Power, profit, and pollution: dams and the uncertain future of Sarawak

(09/03/2009) Sarawak, land of mystery, legend, and remote upriver tribes. Paradise of lush rainforest and colossal bat-filled caves. Home to unique and bizarre wildlife including flying lemurs, bearcats, orang-utans and rat-eating plants. Center of heavy industry and powerhouse of Southeast Asia. Come again? This jarring image could be the future of Sarawak, a Malaysian state on the island of Borneo, should government plans for a complex of massive hydroelectric dams comes to fruition. The plan, which calls for a network of 12 hydroelectric dams to be built across Sarawak's rainforests by 2020, is proceeding despite strong opposition from Sarawak's citizens, environmental groups, and indigenous human rights organizations. By 2037, as many as 51 dams could be constructed.


Solar powered conservation

(08/25/2009) Electricity can be a difficult commodity to procure in the remote areas where conservationists often work. Typically field researchers and wildlife rangers rely on gas-powered generators, which require imported fuel, often produce noxious fumes and disruptive noise, and can be costly to maintain. A better option, especially in sun-drenched parts of the world, is solar. Clean and silent, with no need for supplemental fuel, solar seems like an ideal fit for conservation work except for one major drawback: cost. But Stephen Gold – Solar and Technology Manager for Wildlife Conservation Network has been working to overcome that obstacle.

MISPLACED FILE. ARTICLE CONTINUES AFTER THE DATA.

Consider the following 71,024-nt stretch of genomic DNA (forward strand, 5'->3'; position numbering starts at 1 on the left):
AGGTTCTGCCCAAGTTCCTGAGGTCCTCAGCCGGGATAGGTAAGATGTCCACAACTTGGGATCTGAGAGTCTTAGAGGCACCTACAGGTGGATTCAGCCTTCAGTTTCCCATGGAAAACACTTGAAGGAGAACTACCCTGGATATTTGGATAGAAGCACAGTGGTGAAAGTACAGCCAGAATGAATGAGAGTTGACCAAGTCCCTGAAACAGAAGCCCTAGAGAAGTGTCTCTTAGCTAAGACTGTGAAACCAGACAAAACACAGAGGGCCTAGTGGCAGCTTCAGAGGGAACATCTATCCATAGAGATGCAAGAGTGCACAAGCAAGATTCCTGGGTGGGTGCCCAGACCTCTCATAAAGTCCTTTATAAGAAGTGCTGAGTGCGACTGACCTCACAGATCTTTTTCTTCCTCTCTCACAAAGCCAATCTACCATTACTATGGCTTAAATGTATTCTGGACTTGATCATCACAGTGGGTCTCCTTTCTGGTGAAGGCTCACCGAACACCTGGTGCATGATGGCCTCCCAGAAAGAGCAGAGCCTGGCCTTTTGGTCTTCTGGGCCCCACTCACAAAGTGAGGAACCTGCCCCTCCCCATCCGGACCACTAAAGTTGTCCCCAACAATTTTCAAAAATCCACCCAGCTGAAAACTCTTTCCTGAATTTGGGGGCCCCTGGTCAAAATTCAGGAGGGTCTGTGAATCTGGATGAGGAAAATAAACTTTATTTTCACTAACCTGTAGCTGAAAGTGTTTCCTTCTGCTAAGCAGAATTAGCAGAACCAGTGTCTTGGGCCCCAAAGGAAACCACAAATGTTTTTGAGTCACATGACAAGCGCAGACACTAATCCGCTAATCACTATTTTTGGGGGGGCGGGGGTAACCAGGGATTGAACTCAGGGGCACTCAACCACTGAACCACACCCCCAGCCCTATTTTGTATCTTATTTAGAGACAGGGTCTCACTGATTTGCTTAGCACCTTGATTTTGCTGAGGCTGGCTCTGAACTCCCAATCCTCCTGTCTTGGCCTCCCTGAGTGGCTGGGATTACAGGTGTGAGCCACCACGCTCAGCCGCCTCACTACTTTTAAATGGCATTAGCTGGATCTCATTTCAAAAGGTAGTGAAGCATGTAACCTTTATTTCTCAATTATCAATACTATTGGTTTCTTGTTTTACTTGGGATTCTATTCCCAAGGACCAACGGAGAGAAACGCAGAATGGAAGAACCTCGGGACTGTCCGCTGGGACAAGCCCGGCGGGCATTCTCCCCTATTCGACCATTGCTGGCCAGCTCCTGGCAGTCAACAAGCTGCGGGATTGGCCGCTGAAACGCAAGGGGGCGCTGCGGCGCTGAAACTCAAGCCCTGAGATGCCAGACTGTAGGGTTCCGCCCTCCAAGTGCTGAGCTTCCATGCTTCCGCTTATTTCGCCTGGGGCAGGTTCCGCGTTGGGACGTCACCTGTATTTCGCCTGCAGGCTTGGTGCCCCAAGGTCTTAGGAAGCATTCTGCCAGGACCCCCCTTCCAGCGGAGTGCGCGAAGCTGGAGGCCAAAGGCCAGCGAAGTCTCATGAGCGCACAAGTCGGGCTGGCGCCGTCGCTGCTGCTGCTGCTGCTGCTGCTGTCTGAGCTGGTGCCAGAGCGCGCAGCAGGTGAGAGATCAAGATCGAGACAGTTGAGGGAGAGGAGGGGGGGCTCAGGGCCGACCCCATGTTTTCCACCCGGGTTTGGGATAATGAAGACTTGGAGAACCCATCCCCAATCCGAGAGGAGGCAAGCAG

Environmental disappointments under Obama

(08/24/2009) While the President has been bogged down for the last couple months in an increasingly histrionic health-care debate-which has devolved so far into ridiculousness that one doesn't know whether to laugh or cry-environmental decisions, mostly from the President's appointees have still been coming fast and furious. However, while the administration started out pouring sunshine on the environment (after years of obfuscated drudgery under the Bush administration), they soon began to move away from truly progressive decisions on the environment and into the recognizable territory of playing it safe-and sometimes even stupid.


Little hydroelectric dams become all the rage, but do they harm the environment?

(08/23/2009) Looking for a way to create energy that doesn’t contribute to climate change and avoid the usual opposition that comes with building large hydroelectric dams, many energy companies are now pursuing constructing small hydroelectric dams in the wilderness, reports the Wall Street Journal.